Teacher and learner: “to learn”, from the Old English leornian “to get knowledge, be cultivated, study, read, think about,” with a base sense of “to follow or find the track.” The transitive sense (He learned me how to read), now vulgar, was acceptable from c. 1200 until early 19c., from Old English læran “to teach”; transitive form also used in Breton language (Celtic) deskiñ “to teach, to learn”.
Student: “to study” early 12c., “to strive toward, devote oneself to, cultivate” from Old French estudiier “to study, apply oneself, show zeal for; examine”, from Medieval Latin studiare, from Latin studium “study, application,” originally “eagerness,” from studere “to be diligent” (“to be pressing forward”) –“A study” c. 1300, “application of the mind to the acquisition of knowledge, intensive reading and contemplation of a book, writings, etc.,” from Old French estudie “care, attention, skill, thought; study, school”, from Latin studium “study, application”. Also from c. 1300 as “a state of deep thought or contemplation; a state of mental perplexity, doubt, anxiety; state of amazement or wonder.”
Educator: “to educate” mid-15c., “bring up (children), to train,” from Latin educatus, past participle of educare “bring up, rear, educate”, which is a frequentative of or otherwise related to educere “bring out, lead forth,” from ex– “out” + ducere “to lead”.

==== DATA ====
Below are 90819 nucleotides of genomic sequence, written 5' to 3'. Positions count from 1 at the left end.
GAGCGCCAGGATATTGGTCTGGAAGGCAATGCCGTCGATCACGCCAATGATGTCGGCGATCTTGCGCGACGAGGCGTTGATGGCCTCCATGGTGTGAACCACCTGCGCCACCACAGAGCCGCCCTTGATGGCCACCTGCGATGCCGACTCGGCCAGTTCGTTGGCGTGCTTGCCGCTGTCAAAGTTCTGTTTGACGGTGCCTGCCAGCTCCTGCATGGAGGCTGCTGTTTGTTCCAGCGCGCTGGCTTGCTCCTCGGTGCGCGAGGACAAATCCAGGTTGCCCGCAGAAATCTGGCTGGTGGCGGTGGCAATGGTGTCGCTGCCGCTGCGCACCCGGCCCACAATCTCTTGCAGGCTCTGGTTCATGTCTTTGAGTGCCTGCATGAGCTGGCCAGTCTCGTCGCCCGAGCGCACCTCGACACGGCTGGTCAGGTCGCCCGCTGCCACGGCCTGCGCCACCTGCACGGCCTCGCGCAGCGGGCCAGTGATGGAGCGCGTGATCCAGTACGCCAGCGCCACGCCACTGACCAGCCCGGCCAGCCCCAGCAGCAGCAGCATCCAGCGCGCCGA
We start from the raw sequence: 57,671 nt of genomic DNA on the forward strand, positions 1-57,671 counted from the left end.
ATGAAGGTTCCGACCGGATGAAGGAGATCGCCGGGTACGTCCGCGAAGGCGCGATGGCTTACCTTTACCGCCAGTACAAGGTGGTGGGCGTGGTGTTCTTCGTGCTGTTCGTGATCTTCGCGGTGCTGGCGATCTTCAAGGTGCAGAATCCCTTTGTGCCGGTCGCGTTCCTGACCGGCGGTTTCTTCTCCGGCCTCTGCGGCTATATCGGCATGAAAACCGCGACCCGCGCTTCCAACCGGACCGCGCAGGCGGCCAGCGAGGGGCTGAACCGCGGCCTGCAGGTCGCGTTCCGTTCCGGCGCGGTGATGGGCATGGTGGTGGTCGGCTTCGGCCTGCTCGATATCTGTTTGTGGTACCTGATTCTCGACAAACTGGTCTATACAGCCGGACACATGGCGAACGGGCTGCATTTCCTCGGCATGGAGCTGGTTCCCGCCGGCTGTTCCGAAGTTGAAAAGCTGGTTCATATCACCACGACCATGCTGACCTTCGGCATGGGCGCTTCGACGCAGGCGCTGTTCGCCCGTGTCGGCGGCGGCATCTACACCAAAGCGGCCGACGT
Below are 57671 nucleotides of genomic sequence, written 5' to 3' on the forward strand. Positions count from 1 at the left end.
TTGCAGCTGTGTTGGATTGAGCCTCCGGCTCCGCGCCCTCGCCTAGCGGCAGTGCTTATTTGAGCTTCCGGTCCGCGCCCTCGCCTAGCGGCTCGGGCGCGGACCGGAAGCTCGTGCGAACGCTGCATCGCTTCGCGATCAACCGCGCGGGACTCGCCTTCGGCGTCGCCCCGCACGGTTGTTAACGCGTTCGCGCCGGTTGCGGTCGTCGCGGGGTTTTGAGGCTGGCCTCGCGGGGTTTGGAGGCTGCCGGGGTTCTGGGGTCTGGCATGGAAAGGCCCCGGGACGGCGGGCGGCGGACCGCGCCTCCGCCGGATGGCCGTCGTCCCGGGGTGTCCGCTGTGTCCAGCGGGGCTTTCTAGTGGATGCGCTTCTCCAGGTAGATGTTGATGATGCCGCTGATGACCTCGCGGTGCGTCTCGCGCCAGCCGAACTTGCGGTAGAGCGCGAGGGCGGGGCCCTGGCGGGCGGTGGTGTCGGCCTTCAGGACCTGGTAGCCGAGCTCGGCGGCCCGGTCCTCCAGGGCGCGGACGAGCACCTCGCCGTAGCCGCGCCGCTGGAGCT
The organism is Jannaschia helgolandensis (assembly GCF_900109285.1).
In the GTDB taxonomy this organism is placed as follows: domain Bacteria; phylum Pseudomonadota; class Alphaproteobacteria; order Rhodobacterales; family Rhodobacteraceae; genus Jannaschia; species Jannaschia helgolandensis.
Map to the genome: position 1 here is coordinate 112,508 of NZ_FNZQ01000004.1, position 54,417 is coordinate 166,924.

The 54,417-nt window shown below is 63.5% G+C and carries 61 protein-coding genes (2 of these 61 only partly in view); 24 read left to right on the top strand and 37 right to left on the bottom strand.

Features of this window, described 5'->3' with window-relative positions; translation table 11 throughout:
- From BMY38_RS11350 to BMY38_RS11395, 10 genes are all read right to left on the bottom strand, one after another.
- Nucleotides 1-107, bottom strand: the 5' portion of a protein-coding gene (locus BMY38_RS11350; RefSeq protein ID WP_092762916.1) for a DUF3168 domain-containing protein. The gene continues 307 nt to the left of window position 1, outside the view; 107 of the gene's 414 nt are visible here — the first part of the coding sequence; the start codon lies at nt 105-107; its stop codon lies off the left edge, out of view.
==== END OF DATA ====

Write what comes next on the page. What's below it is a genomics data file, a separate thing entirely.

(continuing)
School: “place of instruction,” Old English scol, from Latin schola “intermission of work, leisure for learning; learned conversation, debate; lecture; meeting place for teachers and students, place of instruction; disciples of a teacher, body of followers, sect,” from Greek skhole “spare time, leisure, rest ease; idleness; that in which leisure is employed; learned discussion;” also “a place for lectures, school. The original notion is “leisure,” which passed to “otiose discussion” (in Athens or Rome the favorite or proper use for free time), then “place for such discussion.”
Positive educational terminology
Neutral educational terminology
“to profess” (professor)
Rather negative educational terminology
To be completed…